Gender

Tackling the Challenge of the Khaki Ceiling

A new report asks what needs to be done to bring about the greater presence of women in the police forces of India and South Asia

Women police constables. Credit: Flying Cloud/Flickr/CC BY 2.0

Women make up only 6.4% of the Indian police force. Credit: Flying Cloud/Flickr/CC BY 2.0

New Delhi: In an attempt to address a key aspect of gender disparity in public service, the Commonwealth Human Rights Initiative released a report Wednesday emphasising the need to make the police more open and inclusive for women.  The report, titled “Rough Roads to Equality”, examines the presence and state of women police in South Asia.

In her opening remarks at the release of the report, CHRI director Maja Daruwala said, “If you disaggregate police work, the ‘muscularity’ requirement is only a thin sliver of total work. Management, administration, investigation, going to court, forensics, etc., are all non-physical work. Visibility is very important – depriving women of an economic opportunity. That is discrimination.” The report highlights the fact that women form only 6.11% of the police force in India. Further, even within the police there is a systemic bias against women getting promoted.

The case for balance

The particularly brutal gang-rape and murder of a young woman in Delhi in 2012 was the trigger for a more urgent national discourse around the numerous dangers women have to contend with in daily life. This led to calls for greater attention to the problem of violence against women, and in tandem, the need for more women in policing. Beyond the value of greater diversity as a good in itself, it was felt that more women could improve the sensitivity and quality of the police response to women in distress by changing the internal culture of the force. The figures do show a slight increase in the number of women recruits since then; but after the heat of the moment died down, efforts to bring a better gender balance as a minimum condition of improved police response have been sporadic, and the pace of inducting women remains very slow. The percentage of women in the police across all states in India is a mere 6.4%.

The report shows that of the women in the police in India today, 0.8% are in high ranked positions, 9.92% at subordinate ranks and 89% are in the constabulary. Despite the Ministry of Home Affairs having set a target for women to make up 33% of the police force, the reality is that feeble efforts to actually draw women in has left men in India constituting 88-99% of the police force across the states. Only 12 states have acted on the directive of the MHA to see to it that a reservation policy is implemented. Maharashtra, Rajasthan, Tamil Nadu, Odisha, Bihar, Sikkim, Gujarat, Madhya Pradesh, Jharkhand,Tripura, Telangana, and Uttarakhand – and the Centre (for all seven Union Territories) have a reservation policy of 30% or more for women in their police forces.

Funnily enough, it was pointed out at the launch of the report by Devika Prasad that the Maldives—the one country in South Asia with the highest representation of women in the police, at 7.4%—does not actually have a reservation policy. In Bangladesh, women account for 4.63% of the police force (double what it was in 2011) but in Pakistan, only 0.9% of police personnel are women.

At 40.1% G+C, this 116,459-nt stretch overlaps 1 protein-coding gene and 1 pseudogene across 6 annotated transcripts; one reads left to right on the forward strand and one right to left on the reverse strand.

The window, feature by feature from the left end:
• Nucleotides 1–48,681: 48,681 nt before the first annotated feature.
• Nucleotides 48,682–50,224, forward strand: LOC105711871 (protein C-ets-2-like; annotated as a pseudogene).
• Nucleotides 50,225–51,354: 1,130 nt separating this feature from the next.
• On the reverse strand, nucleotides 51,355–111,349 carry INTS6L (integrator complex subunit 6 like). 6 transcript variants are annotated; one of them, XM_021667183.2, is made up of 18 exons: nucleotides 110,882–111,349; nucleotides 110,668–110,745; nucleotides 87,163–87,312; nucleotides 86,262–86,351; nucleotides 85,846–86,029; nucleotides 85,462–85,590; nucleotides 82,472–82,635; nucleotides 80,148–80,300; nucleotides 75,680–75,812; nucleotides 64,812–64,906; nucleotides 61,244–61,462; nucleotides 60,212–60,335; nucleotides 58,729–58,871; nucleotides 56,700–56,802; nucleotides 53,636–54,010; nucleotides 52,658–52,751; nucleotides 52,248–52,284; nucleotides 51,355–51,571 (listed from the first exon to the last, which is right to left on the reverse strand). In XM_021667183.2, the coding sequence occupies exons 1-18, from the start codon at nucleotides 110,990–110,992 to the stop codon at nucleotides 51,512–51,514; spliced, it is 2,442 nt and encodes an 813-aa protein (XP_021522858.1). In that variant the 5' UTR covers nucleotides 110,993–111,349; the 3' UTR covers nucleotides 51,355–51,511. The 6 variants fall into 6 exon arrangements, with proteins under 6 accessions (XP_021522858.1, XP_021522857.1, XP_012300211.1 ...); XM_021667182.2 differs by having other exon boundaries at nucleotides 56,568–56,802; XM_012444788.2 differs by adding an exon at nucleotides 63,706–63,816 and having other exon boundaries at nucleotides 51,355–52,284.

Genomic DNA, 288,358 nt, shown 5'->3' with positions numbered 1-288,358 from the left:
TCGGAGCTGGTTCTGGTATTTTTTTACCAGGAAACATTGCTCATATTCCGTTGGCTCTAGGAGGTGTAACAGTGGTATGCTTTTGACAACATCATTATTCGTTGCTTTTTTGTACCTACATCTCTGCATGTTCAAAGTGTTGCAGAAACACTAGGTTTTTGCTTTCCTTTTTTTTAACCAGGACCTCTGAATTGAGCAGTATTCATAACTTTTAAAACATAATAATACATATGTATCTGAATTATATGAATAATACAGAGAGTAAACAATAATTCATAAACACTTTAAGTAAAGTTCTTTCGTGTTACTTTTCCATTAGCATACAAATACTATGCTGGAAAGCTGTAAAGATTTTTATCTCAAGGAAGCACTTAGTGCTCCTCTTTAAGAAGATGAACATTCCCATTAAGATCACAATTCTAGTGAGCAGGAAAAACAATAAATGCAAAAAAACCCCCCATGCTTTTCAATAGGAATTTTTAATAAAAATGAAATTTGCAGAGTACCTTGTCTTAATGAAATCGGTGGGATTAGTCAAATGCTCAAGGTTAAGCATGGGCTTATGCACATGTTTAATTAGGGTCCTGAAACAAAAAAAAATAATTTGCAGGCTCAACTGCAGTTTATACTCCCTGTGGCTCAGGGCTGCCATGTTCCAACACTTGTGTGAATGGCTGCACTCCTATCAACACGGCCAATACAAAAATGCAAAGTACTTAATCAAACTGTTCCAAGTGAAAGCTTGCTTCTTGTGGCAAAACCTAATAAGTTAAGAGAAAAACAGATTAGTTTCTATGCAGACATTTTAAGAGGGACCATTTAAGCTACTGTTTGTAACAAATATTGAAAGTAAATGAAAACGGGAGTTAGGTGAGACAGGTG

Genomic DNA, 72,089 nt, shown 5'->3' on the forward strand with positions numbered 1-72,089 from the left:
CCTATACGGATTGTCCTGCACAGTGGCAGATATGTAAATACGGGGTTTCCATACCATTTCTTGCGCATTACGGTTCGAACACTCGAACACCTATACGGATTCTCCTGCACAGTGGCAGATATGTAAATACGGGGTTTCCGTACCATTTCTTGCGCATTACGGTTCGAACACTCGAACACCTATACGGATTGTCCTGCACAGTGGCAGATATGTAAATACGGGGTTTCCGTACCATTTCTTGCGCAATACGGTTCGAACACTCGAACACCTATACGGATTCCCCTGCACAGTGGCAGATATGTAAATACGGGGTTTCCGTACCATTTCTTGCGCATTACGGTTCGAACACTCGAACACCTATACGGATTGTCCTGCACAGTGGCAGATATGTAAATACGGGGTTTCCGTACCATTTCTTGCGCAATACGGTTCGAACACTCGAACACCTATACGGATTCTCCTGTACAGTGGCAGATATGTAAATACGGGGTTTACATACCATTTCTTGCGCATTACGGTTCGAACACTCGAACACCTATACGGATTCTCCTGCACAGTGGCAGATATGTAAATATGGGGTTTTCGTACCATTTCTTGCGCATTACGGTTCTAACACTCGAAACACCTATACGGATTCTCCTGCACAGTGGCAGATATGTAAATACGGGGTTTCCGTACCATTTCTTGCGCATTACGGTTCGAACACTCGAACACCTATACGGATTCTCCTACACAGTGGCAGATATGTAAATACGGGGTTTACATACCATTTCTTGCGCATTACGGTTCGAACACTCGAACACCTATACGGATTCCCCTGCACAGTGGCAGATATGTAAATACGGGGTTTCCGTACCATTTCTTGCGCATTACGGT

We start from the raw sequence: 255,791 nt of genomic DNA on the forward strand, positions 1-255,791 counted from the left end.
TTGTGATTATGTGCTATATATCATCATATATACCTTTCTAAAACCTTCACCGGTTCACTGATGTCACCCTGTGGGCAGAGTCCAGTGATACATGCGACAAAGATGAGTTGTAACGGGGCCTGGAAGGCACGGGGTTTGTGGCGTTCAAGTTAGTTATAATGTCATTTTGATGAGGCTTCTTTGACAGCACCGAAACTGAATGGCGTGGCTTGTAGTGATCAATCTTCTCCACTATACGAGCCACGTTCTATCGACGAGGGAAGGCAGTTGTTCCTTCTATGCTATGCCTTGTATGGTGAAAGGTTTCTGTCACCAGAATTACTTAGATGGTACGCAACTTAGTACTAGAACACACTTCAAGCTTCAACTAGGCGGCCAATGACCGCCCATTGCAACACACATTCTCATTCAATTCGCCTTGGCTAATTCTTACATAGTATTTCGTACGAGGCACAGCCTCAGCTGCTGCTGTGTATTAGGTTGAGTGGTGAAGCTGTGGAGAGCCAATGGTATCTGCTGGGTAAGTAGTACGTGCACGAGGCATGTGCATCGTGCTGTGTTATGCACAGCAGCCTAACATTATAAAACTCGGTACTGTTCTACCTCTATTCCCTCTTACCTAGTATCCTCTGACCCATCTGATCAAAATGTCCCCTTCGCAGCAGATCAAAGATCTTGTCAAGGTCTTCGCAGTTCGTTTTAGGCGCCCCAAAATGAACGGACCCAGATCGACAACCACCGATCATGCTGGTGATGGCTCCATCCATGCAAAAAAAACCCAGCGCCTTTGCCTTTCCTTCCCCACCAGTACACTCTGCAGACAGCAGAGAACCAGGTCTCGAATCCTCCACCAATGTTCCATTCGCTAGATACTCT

The CHRI report suggests that one of the systemic problems in India is that the Police Act, 1861 perpetuates the notion that the police exist to strong-arm society. The first time the representation of women was addressed was in the Model Police Act 2006. The report pointed out that even in states with better records of integrating women in to the police like Kerala, not a single one of the state’s 475 police stations had a female Station House Officer in charge.

The downside of All-Women Police Stations

Women Police Station Sign in Karnataka. Credit: Kenneth Lu/Flickr/CC BY 2.0

Women Police Station Sign in Karnataka. Credit: Kenneth Lu/Flickr/CC BY 2.0

The report also pointed out that several women in the police force feel that the All Women Police Stations (AWPSs) that exist in certain states to deal exclusively with crimes against women and children, further isolate women within the police force. A respondent to the survey from Odisha said, “We are making laws and procedures with the effect that women should be kept away from the police. My suggestion is that instead of AWPSs, we strengthen all the police stations to be gender sensitive and post adequate women officers and staff at the police station”. The need to remove separate cadres for men and women in the appointment process at lower levels was also emphasised.

The lack of adequate facilities for women police personnel in police stations has also been dealt with extensively in the report. Most police stations in the country do not have separate toilet facilities for women, aside from those that are IPS officers. The absence of adequate accommodation and maternity and childcare facilities was also highlighted for being one of the main reasons for a low intake of women. The report acknowledged that the Ministry of Home Affairs and the Bureau of Police Research and Development have made good suggestions to improve the state of affairs. The report cited the following as the immediate order of business:

  • Integration of cadres for appointment
  • Joint training exercises
  • Mandatory induction of women at lower levels in more police stations,
  • Significant reduction in discrimination during allocation of work and the
  • Definite implementation of the Sexual Harassment of Women at Workplace (Prevention, Prohibition and Redressal) Act, 2013
  • Improvement in toilet, accommodation and maternity related facilities.

The conclusion being that unless these changes are made soon, the pace of integration is likely to remain glacial.